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UK Insights

Women suffer most as the economy grows

Michelle Harrison

CEO Kantar Public

Economy 2014 19.12.2014 / 14:30

Household bills

Women disproportionately affected by economic growth without wage inflation

A new poll of 1,180 adults by TNS UK reveals that the current state of economic growth without wage inflation is disproportionately affecting women aged between 35 and 54. This group is still primarily responsible for shopping and bills in many households across the UK and this survey demonstrates how the improvements seen to the wider economy are yet to trickle down to the household.

Women aged 35-54 report the highest levels of anxiety about paying household bills with over a third (34%) saying they are finding it harder than it was 12 months ago to meet their household budget. Only one-in-ten feels that the situation has improved, with most (56%) reporting that the situation is unchanged.

Furthermore, these women are more pessimistic than the rest of the population when it comes to the future. Fewer than one-in-five (16%) expect the British economy to be doing better than it is now in a year's time and three-quarters (74%) expect further stagnation.

With an election looming the coalition parties will be concerned to learn that this group are also the least positive about the government's handling of the economy. Over a third (36%) rate the government's handling of the economy as poor and only 21% rate it as good.

Indeed, when we look at policy priorities for this group the coalition parties will also have cause for concern. Healthcare is their number one priority (with a Public Priority Index score of 62), followed by stricter border controls and reducing unemployment (both 56). This group trust UKIP the most (30%) to implement stricter border controls and Labour the most (41%) to invest more in the Health Service and reduce unemployment (36%).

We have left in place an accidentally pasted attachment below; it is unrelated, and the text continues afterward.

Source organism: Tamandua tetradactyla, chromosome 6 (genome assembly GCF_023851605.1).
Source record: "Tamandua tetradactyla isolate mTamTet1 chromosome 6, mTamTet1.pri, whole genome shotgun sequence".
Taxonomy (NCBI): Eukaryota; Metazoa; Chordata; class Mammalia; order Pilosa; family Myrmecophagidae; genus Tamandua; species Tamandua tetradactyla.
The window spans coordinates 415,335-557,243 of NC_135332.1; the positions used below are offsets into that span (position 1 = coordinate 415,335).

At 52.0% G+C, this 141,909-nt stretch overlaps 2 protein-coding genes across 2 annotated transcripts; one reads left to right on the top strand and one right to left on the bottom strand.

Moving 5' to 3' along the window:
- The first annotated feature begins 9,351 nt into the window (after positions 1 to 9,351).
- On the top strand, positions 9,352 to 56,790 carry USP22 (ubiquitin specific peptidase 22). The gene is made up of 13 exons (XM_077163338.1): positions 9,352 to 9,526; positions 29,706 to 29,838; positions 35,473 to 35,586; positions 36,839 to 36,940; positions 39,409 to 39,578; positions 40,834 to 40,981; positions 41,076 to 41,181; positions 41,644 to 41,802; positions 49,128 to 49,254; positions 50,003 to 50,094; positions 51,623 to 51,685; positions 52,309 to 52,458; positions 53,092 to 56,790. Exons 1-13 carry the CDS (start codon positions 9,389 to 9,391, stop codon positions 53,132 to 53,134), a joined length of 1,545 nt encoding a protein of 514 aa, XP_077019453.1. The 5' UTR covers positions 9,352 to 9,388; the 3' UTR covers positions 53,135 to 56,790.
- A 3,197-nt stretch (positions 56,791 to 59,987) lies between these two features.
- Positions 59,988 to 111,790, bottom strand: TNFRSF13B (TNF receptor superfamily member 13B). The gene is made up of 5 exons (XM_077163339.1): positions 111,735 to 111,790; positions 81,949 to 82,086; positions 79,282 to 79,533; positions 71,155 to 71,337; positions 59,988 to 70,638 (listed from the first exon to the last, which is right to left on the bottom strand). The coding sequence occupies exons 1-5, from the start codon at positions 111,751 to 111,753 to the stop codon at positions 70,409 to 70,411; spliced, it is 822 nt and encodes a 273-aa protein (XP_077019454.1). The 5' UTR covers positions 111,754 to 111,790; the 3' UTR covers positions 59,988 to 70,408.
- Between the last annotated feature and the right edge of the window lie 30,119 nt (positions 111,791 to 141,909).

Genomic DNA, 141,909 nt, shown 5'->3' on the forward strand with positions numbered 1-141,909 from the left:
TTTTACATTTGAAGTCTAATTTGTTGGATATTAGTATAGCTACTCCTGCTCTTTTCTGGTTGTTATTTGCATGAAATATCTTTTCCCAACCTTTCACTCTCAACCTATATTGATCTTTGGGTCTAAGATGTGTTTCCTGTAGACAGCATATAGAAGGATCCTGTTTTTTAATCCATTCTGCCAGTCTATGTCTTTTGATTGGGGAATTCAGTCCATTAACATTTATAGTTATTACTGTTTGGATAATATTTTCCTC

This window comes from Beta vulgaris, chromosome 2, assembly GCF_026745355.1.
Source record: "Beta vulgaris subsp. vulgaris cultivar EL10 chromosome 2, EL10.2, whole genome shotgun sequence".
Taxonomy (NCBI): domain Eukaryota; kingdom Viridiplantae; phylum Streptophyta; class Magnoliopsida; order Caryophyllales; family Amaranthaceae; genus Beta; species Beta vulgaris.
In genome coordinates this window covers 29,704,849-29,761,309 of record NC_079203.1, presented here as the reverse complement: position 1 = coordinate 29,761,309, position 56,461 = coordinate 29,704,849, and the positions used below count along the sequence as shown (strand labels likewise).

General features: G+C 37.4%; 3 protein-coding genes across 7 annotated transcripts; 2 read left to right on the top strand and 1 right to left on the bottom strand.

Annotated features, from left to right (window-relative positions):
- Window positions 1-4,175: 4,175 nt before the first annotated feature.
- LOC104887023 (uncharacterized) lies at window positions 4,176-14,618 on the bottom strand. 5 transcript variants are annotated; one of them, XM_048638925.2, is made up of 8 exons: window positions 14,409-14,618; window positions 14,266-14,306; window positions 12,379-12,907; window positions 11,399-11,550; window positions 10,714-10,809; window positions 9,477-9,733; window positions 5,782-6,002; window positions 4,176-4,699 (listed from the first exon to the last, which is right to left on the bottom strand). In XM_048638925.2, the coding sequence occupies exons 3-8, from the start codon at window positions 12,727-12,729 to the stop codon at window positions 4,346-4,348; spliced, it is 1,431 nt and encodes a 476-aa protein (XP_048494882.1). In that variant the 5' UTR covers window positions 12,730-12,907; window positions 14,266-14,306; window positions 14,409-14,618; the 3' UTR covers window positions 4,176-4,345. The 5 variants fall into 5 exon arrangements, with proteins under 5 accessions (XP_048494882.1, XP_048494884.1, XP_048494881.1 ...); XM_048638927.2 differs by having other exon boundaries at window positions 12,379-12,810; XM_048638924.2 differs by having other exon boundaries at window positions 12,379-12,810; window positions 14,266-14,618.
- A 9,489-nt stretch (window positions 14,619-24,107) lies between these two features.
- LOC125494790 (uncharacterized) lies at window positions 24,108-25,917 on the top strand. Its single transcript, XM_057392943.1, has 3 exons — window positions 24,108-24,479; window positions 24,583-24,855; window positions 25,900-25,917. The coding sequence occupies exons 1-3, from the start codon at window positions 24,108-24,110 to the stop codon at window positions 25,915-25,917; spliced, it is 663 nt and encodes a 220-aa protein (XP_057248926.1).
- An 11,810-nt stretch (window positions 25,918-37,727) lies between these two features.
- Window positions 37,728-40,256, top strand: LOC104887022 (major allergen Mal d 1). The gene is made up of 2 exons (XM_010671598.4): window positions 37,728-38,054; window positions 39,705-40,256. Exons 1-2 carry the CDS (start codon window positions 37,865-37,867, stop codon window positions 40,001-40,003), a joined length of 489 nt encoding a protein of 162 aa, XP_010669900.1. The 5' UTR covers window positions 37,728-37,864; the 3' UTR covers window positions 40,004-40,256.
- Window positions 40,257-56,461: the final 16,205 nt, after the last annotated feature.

The voting intentions polling in the same survey suggests that Labour currently have an advantage over the Conservative party. Currently 35% of people plan to vote for Labour whereas 28% plan to vote for the Conservative party.

However all is still to play for - 56% of those with an opinion towards the likely outcome of the next election currently believe that no party will have an overall majority. Furthermore, 46% think the Conservatives will be the biggest party in parliament compared with 43% for Labour.

UKIP remain in third position with 19% of the electorate currently planning to vote for them in May.

At the moment women appear to be less convinced by UKIP than men; whereas 21% of men currently plan to vote for UKIP this compares to only 17% of women.

Source : Kantar TNS

Editor's Notes

TNS Omnibus interviewed a representative sample of 1,180 adults in Great Britain between 11 and 15 December 2014. All interviews were conducted as online self-completion. The data is weighted to match population totals for age, sex, social grade, working status, presence of children, 2010 voting patterns and region.

Journalists, to interview Michelle Harrison, please contact us. Download the full data tables to use for free on your website or in your publication.

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